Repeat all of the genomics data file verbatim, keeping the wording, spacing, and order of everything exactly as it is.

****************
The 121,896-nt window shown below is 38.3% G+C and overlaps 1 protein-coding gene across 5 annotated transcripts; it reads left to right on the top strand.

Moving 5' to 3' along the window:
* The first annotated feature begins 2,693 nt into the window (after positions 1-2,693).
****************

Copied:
The 121,896-nt window shown below is 38.3% G+C and overlaps 1 protein-coding gene across 5 annotated transcripts; it reads left to right on the top strand.

Moving 5' to 3' along the window:
* The first annotated feature begins 2,693 nt into the window (after positions 1-2,693).